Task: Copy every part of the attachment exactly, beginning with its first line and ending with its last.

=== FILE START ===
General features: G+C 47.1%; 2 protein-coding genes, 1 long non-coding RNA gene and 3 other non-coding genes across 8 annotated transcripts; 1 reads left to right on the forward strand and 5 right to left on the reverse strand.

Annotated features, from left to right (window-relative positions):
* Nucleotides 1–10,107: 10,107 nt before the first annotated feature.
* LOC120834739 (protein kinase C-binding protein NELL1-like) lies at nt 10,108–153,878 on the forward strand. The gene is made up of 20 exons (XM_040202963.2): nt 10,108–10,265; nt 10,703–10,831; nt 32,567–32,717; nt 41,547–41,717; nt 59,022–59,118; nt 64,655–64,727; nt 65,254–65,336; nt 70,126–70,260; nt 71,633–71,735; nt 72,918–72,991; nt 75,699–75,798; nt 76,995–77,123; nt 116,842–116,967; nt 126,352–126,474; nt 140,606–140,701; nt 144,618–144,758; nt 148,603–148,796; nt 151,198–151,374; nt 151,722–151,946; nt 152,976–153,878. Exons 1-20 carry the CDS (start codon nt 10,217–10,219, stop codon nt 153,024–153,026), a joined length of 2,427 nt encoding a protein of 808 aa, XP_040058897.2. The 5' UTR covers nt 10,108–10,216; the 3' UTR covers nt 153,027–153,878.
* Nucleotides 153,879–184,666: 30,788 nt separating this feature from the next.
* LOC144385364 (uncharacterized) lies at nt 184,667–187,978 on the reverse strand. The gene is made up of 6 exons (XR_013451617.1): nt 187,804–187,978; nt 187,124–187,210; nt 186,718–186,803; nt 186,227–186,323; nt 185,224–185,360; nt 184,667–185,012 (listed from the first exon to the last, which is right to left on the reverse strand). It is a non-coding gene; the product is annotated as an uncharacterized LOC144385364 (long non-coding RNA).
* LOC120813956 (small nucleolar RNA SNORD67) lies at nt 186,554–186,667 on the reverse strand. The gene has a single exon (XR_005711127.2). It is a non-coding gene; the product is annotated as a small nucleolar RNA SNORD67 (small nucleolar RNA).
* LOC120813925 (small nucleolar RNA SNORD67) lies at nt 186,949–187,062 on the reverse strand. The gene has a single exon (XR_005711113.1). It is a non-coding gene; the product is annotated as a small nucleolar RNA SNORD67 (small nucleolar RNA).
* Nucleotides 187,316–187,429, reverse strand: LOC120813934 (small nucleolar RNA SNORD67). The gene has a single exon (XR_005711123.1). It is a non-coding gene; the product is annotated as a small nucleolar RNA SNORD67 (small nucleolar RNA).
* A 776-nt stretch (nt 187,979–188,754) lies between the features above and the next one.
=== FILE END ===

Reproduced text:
General features: G+C 47.1%; 2 protein-coding genes, 1 long non-coding RNA gene and 3 other non-coding genes across 8 annotated transcripts; 1 reads left to right on the forward strand and 5 right to left on the reverse strand.

Annotated features, from left to right (window-relative positions):
* Nucleotides 1–10,107: 10,107 nt before the first annotated feature.
* LOC120834739 (protein kinase C-binding protein NELL1-like) lies at nt 10,108–153,878 on the forward strand. The gene is made up of 20 exons (XM_040202963.2): nt 10,108–10,265; nt 10,703–10,831; nt 32,567–32,717; nt 41,547–41,717; nt 59,022–59,118; nt 64,655–64,727; nt 65,254–65,336; nt 70,126–70,260; nt 71,633–71,735; nt 72,918–72,991; nt 75,699–75,798; nt 76,995–77,123; nt 116,842–116,967; nt 126,352–126,474; nt 140,606–140,701; nt 144,618–144,758; nt 148,603–148,796; nt 151,198–151,374; nt 151,722–151,946; nt 152,976–153,878. Exons 1-20 carry the CDS (start codon nt 10,217–10,219, stop codon nt 153,024–153,026), a joined length of 2,427 nt encoding a protein of 808 aa, XP_040058897.2. The 5' UTR covers nt 10,108–10,216; the 3' UTR covers nt 153,027–153,878.
* Nucleotides 153,879–184,666: 30,788 nt separating this feature from the next.
* LOC144385364 (uncharacterized) lies at nt 184,667–187,978 on the reverse strand. The gene is made up of 6 exons (XR_013451617.1): nt 187,804–187,978; nt 187,124–187,210; nt 186,718–186,803; nt 186,227–186,323; nt 185,224–185,360; nt 184,667–185,012 (listed from the first exon to the last, which is right to left on the reverse strand). It is a non-coding gene; the product is annotated as an uncharacterized LOC144385364 (long non-coding RNA).
* LOC120813956 (small nucleolar RNA SNORD67) lies at nt 186,554–186,667 on the reverse strand. The gene has a single exon (XR_005711127.2). It is a non-coding gene; the product is annotated as a small nucleolar RNA SNORD67 (small nucleolar RNA).
* LOC120813925 (small nucleolar RNA SNORD67) lies at nt 186,949–187,062 on the reverse strand. The gene has a single exon (XR_005711113.1). It is a non-coding gene; the product is annotated as a small nucleolar RNA SNORD67 (small nucleolar RNA).
* Nucleotides 187,316–187,429, reverse strand: LOC120813934 (small nucleolar RNA SNORD67). The gene has a single exon (XR_005711123.1). It is a non-coding gene; the product is annotated as a small nucleolar RNA SNORD67 (small nucleolar RNA).
* A 776-nt stretch (nt 187,979–188,754) lies between the features above and the next one.